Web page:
The Wolf of Wall Street is extremely entertaining, to say the least, for all of its 180 minutes. A narrative of Jordan Belfort’s life, the movie is exciting shot after exciting shot. Partying, sex, drugs, alcohol, money, oh and more drugs. This is the story of a man who worked his way to the top in unconventional and extremely illegal ways only to stumble right back down to the bottom again. It’s a story that’s been told again and again. Oh, but this time it’s different. Scorsese chooses to portray Belfort’s life in such an exaggerated and over-the-top style to emphasize how over-the-top Belfort himself exactly was. The funny thing is, as the audience, we get a sick sort of enjoyment and satisfaction out of observing this greed driven man who, quite honestly, shows no signs of remorse. This ultimately raises the question of who is truly at fault here; Belfort or the people of society who fantasize of living a life exactly like his?
Jordan Belfort (DiCaprio) became a stock broker in 1987 at a well-established firm of Wall Street. That is, until he was let go after the stock market crash that would later be referred to as Black Monday. Again unemployed but with big aspirations, Belfort gets a job at a much smaller company that deals with “penny stocks” (stocks in small, public companies that aren’t worth much). Belfort not only succeeds here, but comes up with his own system in which he sells these pretty much worthless stocks to very wealthy investors by deceiving them into believing it will be worth it. This leads to what eventually becomes the creation of Belfort’s own firm, Stratton Oakmont, and Belfort himself becoming a millionaire from nothing but lies and corruption.
Let me just say that this role absolutely belonged to Leonardo DiCaprio. Yeah, I’m a fan of his work and acknowledge that he is a really good actor, but never have I been the huge advocate for him getting that Oscar that everybody seems to be obsessed with him getting. However, I can honestly say that this is the best I have seen Leo. We all know that his acting style could be described as “exaggerated” and in the case of Jordan Belfort that is exactly what works. Everything about Belfort’s lifestyle is extravagant, including his cars, his women, his vices, etc. They call him the “Wolf of Wall Street” not just because his alpha male mentality exhibits success and dominance in his line of work, but because that mentality also exhibits a certain animosity about him and everything he stands for. This is most prominent in the scenes in which we witness Belfort giving his employees these really outrageous and blown up “pep talks” that include lots of shouting and slobbering that closely resembles a rabid pack of dogs barking and drooling over a juicy steak. It is these scenes that make us wonder if this is the sort of lifestyle worth idolizing; a lifestyle where money is the pure motivator for everything and everybody’s goal is the exact same…to become filthy rich.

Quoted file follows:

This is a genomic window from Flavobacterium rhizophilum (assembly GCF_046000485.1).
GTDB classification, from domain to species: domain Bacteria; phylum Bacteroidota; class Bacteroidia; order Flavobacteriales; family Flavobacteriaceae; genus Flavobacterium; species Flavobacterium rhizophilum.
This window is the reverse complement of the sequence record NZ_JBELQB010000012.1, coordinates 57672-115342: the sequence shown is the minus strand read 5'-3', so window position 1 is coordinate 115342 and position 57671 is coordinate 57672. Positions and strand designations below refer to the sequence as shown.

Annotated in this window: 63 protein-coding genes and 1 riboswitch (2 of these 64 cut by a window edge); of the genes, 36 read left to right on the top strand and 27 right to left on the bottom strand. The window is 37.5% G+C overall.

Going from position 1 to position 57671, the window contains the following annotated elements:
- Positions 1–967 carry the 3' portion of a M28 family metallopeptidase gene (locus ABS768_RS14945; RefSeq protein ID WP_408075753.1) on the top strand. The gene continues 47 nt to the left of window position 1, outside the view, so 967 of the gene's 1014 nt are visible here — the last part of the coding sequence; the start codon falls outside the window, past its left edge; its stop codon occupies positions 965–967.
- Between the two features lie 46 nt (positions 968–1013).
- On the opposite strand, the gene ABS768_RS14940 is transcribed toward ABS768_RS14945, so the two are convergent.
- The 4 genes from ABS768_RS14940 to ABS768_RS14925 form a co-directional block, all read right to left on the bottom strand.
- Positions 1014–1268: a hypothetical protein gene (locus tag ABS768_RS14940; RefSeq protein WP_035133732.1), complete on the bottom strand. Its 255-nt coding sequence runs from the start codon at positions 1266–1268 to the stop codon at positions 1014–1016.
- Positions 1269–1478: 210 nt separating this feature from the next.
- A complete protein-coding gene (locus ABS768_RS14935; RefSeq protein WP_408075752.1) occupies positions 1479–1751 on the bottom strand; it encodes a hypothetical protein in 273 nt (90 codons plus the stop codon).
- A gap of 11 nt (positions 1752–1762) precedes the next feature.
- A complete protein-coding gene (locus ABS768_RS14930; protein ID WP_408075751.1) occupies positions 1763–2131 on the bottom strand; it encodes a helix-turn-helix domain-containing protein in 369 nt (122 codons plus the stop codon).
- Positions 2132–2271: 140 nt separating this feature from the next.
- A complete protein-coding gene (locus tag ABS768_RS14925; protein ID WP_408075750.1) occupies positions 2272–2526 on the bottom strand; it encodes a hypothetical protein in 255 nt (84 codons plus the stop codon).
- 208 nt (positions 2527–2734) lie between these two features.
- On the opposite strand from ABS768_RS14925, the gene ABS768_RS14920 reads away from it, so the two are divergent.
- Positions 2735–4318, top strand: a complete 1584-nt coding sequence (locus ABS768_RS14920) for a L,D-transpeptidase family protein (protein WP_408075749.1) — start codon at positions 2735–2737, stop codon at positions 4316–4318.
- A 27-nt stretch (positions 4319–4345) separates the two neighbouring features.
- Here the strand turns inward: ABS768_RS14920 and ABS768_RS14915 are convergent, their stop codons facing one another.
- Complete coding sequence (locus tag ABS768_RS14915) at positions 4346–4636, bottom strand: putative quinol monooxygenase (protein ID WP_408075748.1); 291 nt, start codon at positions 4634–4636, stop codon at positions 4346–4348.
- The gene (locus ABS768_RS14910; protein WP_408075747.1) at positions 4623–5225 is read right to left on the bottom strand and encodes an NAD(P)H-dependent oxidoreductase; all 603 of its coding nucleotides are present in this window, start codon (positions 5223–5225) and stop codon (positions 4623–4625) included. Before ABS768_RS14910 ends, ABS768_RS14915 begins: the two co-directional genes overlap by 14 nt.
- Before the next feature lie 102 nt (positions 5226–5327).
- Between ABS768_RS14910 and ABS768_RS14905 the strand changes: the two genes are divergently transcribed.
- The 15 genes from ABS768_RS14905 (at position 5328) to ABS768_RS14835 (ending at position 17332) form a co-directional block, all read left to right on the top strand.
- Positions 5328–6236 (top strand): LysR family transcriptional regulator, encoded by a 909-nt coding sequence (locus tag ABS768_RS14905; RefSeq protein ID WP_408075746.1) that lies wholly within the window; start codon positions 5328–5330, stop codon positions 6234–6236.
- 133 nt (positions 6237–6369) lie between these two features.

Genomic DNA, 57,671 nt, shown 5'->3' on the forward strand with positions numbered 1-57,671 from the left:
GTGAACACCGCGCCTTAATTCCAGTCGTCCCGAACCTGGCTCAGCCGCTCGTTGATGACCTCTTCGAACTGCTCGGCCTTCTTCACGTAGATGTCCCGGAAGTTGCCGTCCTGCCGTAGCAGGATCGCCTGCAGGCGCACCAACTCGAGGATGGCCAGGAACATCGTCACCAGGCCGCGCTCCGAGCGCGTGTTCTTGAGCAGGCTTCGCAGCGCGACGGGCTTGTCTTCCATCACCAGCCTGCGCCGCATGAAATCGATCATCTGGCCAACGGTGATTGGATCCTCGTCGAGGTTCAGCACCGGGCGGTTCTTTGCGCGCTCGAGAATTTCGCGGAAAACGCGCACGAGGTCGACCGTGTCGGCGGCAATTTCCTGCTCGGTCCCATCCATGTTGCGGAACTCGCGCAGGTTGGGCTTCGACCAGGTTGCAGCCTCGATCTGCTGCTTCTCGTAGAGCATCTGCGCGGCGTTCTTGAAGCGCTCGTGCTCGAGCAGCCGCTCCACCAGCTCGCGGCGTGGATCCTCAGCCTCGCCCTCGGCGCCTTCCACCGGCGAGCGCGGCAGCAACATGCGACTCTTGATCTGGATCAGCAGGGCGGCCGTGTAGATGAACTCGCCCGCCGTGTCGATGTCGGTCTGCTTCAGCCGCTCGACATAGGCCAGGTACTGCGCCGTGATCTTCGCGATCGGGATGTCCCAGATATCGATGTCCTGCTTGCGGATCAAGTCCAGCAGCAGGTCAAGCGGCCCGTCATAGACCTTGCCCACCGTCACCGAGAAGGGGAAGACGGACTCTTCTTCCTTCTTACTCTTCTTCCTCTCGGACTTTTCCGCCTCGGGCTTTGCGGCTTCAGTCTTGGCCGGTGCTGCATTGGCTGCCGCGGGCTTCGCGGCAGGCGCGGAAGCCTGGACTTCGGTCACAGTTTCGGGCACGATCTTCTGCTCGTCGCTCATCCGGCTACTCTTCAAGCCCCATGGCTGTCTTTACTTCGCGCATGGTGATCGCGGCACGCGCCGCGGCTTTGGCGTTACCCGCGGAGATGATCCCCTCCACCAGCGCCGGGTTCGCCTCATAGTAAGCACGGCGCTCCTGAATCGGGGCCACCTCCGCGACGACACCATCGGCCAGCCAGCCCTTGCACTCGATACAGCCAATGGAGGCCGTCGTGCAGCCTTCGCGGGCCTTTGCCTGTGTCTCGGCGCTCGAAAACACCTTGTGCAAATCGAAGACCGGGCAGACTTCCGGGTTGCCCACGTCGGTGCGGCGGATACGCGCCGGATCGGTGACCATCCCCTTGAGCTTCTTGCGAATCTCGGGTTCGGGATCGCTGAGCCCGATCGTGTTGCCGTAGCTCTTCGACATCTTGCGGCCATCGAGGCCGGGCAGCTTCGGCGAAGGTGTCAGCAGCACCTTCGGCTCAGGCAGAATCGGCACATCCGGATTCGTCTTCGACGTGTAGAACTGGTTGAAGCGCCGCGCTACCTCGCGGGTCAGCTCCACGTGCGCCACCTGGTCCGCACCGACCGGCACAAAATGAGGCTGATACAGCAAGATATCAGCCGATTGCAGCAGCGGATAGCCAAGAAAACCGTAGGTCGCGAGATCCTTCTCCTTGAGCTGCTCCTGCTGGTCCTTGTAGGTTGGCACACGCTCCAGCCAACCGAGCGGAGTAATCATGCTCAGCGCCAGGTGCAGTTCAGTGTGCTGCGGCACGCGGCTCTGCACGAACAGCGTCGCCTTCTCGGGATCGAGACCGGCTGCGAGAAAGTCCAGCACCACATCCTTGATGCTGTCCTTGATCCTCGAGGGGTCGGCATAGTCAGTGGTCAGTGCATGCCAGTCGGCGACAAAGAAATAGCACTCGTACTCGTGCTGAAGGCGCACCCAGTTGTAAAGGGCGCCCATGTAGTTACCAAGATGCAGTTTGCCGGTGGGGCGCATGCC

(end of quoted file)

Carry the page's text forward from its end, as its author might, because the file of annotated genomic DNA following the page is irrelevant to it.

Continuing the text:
The saddest thing about this film is not in the disgusting way in which women are portrayed as objects or the way hard drugs are glorified and snorted off of every body part you could imagine or any of that other stuff that gave the film its well-deserved “R” rating. The true tragedy here is that people will see this movie and they will idolize Jordan Belfort. Never mind the fact that wealth was the only thing that was of worth of Belfort and once that was taken away from him he simply had nothing left. One of the scenes that really speaks on this is towards the end, in which Belfort is more than likely going to prison and his wife has just informed him that she is leaving and taking the kids. He is sitting in his car, which he has just crashed into some sort of wall, with blood pouring out of a cut above one of his eyebrows forming what resembles a bloody tear running down his face. He was the owner of all the money he could ever need in a lifetime but what good does all that do for him in this moment? Truly though, people will see this film and regard it as a fantasy for their wealth-driven dreams. They will not catch on to the fact that their own idolization of this story of debauchery and corruption itself proves the point that Scorsese seems to be making. Yes, we have all seen a movie or two or three about a man who has it all only to see it come crashing down but Scorsese does it this time in such a way that we aren’t left with just disgust or antipathy of Belfort but instead we actually kind of indulge in watching his journey to the top only to ponder lately about “why” exactly we loved it so much.
I’ll go ahead and spoil the ending by telling you that Belfort gets out of prison after only a few years and becomes a motivational speaker (suiting). The film closes with a shot of the audience of one of Belfort’s motivational speaking seminars. The camera pans over a crowd of silent faces of everyday people, looking towards Belfort with a certain awe and hope that they might become rich and live the life that he has had. I must admit, The Wolf of Wall Street is a highly entertaining ride. It’s funny, it’s exhilarating, and it seems that there is never a dull moment. Its three hours were barely felt by me, as my eyes were constantly glued to the screen absorbing everything that was going on. However, beneath the flashiness and adulterated entertainment is a dark message that sets this film apart from every other film about corruption and Wall Street. This message doesn’t put the blame on the wealthy, but instead shifts the blame to us. A society obsessed with money and becoming rich quick. A society constantly wanting more. As the film fades to black with the last image of those faces of average yet hopeful people burned into our minds we are reminded that the journey from rags to riches, despite stories like Jordan Belfort’s being told, is a dream that will always be desired.